Well, experimental comics have to be allowed to try out their material on new crowds, and in fact, they've got to be allowed to fail. And maybe it was only me that night who was a little disappointed; ODC Theater was full (that's several hundred people) with a young hip crowd that applauded gladly.

Monique Jenkinson (the Simone of the pair) is one of the smartest modern dancers in the Area—a Bennington grad, she's in her early 30s, a strikingly good-looking woman with ideal Cunningham proportions—small head, long limbs, tons of turn-out, beautiful feet, and striking facial features, set off by a nose that is simultaneously beautiful and hilarious, and eyes that seem always to be about to cross. I've seen her in a one-woman show hold the stage all evening, with just a rolling clothes rack and lots of dresses for company. On that same show, she did a dance I will never forget with a chrome-plated floor fan, which she wore like a back-pack at first and then set in a corner and switched on. The wind from it established a diagonal that she explored with astonishing rigor, approaching and retreating, leaning into the wind in ways which revealed the tiniest shifts in articulation. It was a study in profiles and ¾ angles, and for all its abstraction, it was somehow very emotional.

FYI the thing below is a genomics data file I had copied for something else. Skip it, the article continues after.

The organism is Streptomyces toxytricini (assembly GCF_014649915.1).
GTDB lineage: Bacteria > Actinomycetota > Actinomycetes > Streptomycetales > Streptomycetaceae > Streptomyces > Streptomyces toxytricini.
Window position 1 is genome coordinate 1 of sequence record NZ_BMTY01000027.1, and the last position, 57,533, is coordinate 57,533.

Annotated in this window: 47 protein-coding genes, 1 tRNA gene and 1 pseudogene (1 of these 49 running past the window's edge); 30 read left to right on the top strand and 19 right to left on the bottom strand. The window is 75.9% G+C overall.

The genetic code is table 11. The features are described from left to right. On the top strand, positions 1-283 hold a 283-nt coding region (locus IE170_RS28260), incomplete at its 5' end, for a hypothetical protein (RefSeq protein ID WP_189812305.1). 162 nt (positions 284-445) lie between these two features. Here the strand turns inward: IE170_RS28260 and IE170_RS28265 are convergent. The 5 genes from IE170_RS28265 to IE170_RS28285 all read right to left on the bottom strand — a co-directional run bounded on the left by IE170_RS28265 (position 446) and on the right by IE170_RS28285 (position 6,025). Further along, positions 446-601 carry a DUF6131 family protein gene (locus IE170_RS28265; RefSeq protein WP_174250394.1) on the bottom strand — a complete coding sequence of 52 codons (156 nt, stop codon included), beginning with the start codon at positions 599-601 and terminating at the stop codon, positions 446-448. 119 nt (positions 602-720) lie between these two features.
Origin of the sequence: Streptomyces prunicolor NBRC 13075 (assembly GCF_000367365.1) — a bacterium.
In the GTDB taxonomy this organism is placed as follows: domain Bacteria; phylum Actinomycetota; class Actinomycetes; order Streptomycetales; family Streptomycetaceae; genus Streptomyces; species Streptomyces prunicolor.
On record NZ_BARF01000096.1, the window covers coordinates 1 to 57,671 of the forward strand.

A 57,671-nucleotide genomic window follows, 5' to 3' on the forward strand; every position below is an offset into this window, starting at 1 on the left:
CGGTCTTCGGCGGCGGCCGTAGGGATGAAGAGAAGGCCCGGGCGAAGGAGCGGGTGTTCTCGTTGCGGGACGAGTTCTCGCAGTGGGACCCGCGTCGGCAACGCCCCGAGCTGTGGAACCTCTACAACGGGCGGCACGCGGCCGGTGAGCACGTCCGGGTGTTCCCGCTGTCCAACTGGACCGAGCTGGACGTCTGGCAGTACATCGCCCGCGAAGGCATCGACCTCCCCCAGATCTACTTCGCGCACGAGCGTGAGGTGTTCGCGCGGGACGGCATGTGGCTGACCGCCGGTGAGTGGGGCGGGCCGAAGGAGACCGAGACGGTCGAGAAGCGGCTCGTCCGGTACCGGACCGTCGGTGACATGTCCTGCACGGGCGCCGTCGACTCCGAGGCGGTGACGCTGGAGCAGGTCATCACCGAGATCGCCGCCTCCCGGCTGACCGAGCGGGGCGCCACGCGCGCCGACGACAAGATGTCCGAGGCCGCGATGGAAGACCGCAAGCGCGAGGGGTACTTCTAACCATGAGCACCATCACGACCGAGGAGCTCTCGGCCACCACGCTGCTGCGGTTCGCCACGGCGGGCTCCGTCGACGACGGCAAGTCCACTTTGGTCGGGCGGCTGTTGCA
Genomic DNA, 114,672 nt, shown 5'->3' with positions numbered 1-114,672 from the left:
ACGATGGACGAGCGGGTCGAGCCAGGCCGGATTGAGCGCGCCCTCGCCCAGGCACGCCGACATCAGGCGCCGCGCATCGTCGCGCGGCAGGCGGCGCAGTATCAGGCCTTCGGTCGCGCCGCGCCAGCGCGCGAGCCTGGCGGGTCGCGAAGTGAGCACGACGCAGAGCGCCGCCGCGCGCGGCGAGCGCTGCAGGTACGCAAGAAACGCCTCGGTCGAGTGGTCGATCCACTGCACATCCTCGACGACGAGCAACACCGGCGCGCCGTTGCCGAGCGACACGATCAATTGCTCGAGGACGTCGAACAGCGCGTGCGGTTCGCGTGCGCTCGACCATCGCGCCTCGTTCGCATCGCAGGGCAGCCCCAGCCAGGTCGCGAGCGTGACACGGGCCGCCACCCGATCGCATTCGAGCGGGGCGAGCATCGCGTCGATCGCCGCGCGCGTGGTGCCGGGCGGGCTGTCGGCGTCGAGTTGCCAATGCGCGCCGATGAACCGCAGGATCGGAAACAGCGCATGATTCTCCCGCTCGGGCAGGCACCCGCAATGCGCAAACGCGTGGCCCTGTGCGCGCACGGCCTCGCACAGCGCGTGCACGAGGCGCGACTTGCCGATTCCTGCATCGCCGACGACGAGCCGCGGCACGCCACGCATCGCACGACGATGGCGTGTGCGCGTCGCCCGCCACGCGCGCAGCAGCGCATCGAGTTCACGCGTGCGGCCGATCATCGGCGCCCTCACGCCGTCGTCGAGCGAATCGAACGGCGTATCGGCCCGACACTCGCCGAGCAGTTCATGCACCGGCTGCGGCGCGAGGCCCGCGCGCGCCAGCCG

Ever since then I've been a fan. I've been curious to see her drag character, "Fauxnique", who's been knocking them dead at Trannyshack, by all accounts, and picking up "best of the Bay Area "awards for it. She's been half of Hagen and Simone with the equally good-looking Kevin Clarke for three years—a collaboration born at Trannyshack—though the two have worked together off and on for like a decade.